New TX set up

  • Hello to all my new AMSAT friends! Hope some one can advise. I am setting up a QO 100 station, I am starting with RX only as it is supposed to be easy to set up. My starting rig is as follows: 80cm Opticum dish, modified high stability LNB, 12.5 volt Bias T, RTL SDR R820T dongle, SDR console v3.0.26, ASUS laptop running Windows 10 64 bit. Azimuth 149 deg, Elevation 26.2 deg. My QTH JO01fs.

    So all set up and NOTHING but noise on the lap top screen, tried moving the dish but no change, tried a new LNB, again no change. Any ideas?

    Screen shot attached.

    73 Phil G8PJH

  • Hello Phil; I think that Ulrich is pointing you in the correct direction, the chances are that you are not on the correct receive frequency. But could be a good few hundred KHz off frequency.


    I use a standard crystal controlled PLL LNB and it does not provide an accurate 9750MHz frequency, mine is around 9749.437MHz so just over 560KHz off and this will still drift over time and temperature.


    Not sure if you are able to try Gqrx on a linux PC or if that would work on Windows, or even SDR# should be able to help you, wind the Sample rate out initially to 2400000 b/s to give yourself the widest receive spectrum and have a hunt around moving up and down in 500 KHz steps until you find it and then fine tune.


    For example is is a current screen shot of mine centred on the middle beacon in Gqrx.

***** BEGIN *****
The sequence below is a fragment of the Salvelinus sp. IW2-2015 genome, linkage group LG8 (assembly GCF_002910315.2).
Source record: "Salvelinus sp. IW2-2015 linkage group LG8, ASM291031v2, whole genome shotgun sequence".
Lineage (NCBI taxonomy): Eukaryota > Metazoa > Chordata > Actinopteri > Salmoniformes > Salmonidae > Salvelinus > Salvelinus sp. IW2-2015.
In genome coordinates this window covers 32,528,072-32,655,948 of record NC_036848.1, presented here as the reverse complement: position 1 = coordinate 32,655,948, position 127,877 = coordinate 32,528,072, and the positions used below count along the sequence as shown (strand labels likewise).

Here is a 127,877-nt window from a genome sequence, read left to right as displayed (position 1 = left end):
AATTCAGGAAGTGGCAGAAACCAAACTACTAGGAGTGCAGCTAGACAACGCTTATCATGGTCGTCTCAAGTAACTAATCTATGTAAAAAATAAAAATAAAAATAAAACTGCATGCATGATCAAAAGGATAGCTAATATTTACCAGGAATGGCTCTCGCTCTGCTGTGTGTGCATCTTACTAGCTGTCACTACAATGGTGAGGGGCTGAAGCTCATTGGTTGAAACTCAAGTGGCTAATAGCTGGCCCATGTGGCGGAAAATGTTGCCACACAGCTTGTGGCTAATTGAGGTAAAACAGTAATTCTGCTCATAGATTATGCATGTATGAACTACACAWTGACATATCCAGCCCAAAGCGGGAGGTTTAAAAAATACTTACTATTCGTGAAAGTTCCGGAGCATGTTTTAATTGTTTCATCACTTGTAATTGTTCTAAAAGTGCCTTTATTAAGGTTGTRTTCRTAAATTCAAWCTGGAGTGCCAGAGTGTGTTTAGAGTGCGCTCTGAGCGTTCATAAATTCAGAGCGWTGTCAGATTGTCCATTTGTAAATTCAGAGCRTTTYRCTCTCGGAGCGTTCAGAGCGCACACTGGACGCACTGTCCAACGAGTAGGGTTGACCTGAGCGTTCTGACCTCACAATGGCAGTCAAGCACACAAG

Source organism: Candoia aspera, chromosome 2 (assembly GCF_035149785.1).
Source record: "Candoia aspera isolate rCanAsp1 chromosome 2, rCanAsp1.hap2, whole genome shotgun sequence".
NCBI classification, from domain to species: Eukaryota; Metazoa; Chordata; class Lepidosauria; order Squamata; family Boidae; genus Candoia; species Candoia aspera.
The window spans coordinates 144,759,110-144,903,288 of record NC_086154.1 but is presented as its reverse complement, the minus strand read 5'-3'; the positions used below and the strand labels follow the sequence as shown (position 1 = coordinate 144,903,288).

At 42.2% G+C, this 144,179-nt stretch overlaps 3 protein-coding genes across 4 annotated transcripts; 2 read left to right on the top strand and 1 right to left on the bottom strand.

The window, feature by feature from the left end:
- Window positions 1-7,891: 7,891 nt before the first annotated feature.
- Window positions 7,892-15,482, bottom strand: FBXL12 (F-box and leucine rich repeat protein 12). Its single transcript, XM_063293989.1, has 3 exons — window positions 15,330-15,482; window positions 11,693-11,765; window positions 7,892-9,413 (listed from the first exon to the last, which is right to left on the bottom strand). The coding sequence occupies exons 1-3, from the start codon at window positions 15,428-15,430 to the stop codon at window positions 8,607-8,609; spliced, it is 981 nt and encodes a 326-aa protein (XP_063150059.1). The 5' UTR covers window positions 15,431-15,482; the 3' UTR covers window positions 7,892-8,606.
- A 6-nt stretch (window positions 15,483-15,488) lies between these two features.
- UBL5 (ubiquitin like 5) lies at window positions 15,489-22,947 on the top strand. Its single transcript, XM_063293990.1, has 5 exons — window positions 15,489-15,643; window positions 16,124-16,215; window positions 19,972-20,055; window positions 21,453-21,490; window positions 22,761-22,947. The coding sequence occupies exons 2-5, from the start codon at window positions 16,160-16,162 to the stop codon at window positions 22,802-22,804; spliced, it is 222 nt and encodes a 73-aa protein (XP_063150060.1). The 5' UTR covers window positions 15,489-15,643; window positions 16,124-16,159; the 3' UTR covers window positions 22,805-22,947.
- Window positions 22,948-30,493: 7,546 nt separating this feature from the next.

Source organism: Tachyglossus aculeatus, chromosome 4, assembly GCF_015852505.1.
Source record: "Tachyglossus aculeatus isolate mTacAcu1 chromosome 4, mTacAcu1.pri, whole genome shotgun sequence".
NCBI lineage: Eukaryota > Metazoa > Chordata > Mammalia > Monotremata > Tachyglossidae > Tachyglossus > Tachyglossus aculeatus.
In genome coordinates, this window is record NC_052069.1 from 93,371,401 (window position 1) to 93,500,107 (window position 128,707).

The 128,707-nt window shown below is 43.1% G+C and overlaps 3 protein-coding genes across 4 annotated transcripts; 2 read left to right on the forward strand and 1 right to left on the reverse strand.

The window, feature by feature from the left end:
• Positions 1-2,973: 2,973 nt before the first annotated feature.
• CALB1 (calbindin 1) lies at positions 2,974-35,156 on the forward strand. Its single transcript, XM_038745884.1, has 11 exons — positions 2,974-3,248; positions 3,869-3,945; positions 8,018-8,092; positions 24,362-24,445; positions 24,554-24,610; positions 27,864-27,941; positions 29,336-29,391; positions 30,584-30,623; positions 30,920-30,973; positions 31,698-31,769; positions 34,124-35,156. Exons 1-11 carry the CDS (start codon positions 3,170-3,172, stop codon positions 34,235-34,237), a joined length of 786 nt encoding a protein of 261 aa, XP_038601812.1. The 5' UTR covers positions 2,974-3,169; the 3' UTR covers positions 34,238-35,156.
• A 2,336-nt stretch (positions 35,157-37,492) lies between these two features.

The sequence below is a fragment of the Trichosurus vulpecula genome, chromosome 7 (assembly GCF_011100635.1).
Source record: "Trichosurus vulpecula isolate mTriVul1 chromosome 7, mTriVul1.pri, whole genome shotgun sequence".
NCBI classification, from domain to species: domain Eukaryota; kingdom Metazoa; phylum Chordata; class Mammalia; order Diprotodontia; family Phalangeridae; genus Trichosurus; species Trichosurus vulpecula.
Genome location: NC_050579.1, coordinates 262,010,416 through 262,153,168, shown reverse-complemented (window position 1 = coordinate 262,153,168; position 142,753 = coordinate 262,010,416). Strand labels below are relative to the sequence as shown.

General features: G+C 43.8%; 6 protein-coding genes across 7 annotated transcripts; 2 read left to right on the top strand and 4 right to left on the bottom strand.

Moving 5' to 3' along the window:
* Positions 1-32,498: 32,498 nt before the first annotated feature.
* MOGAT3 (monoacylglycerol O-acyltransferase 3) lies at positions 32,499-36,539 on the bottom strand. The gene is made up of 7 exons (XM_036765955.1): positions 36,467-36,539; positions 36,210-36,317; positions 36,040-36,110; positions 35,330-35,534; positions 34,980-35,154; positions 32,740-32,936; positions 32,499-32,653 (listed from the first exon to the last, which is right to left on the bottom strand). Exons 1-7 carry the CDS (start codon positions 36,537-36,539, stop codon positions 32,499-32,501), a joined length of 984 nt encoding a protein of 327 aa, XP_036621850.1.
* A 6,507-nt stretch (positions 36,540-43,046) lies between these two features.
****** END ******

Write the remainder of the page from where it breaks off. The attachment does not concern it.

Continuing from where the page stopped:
Once you find the middle beacon knowing that the centre frequency of it is 10489.750 you can then a calculate better the offset of your LNB and then use that within SDR console as your frequency off-set.


    As I said this will change with temperature and sometimes quite quickly, SDR consoles needs to lock on to this to keep things stable.


    Hope this helps get you going.


    Another point give it a little more volts say 13.3 to 13.5 Volts to allow a bit of volt drop down the cable and through the bias T's. I thought the LNB's liked around 13 Volts?


    Adrian

  • Hi

    Thanks for the feedback, as you might have guessed this is my first go at satellite. A question, why use Gqrx or SDR #? Can I not just tune around with SDR console? Also, exactly how sensitive does the dish pointing have to be? Is it just a dot in the sky, or is there a tolerance? Thanks again for the help, steep learning curve!

  • Hi Phil;


    Just suggesting that you use something SDR# initially to pin point what your actual LNB offset is. SDR console needs this to be as accurate as possible to allow for locking to the beacon. I found if I was a couple of hundred KHz off on the offset then I could not find the beacon in the bottom waterfall to lock to. But yes using SDR console as a basic receiver at 740 ish MHz is fine, you should still be able to find it, I would just suggest initially that you get the widest spectrum you can to find it. It can be quite easy to find if you use get an idea from the sat finder page on https://eshail.batc.org.uk/nb/


    Looking at your first picture I notice you are not using SDR console as I expected, normally I would see a screen with the frequency across the top being in the 10GHz region using a receiver with the prescribed offset, then you have the opportunity to use the beacon lock etc.


    Adrian